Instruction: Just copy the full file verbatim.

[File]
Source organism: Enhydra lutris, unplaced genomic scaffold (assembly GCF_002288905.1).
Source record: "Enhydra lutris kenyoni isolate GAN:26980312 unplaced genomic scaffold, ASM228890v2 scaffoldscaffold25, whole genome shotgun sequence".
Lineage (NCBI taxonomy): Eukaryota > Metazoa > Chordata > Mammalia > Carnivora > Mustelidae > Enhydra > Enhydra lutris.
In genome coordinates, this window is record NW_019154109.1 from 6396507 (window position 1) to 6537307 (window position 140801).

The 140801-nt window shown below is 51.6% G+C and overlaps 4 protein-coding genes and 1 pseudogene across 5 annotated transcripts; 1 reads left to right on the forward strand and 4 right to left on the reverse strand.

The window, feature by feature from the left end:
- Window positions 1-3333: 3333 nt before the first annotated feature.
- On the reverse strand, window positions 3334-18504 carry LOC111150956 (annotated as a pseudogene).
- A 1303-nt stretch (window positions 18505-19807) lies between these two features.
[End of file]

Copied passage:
Source organism: Enhydra lutris, unplaced genomic scaffold (assembly GCF_002288905.1).
Source record: "Enhydra lutris kenyoni isolate GAN:26980312 unplaced genomic scaffold, ASM228890v2 scaffoldscaffold25, whole genome shotgun sequence".
Lineage (NCBI taxonomy): Eukaryota > Metazoa > Chordata > Mammalia > Carnivora > Mustelidae > Enhydra > Enhydra lutris.
In genome coordinates, this window is record NW_019154109.1 from 6396507 (window position 1) to 6537307 (window position 140801).

The 140801-nt window shown below is 51.6% G+C and overlaps 4 protein-coding genes and 1 pseudogene across 5 annotated transcripts; 1 reads left to right on the forward strand and 4 right to left on the reverse strand.

The window, feature by feature from the left end:
- Window positions 1-3333: 3333 nt before the first annotated feature.
- On the reverse strand, window positions 3334-18504 carry LOC111150956 (annotated as a pseudogene).
- A 1303-nt stretch (window positions 18505-19807) lies between these two features.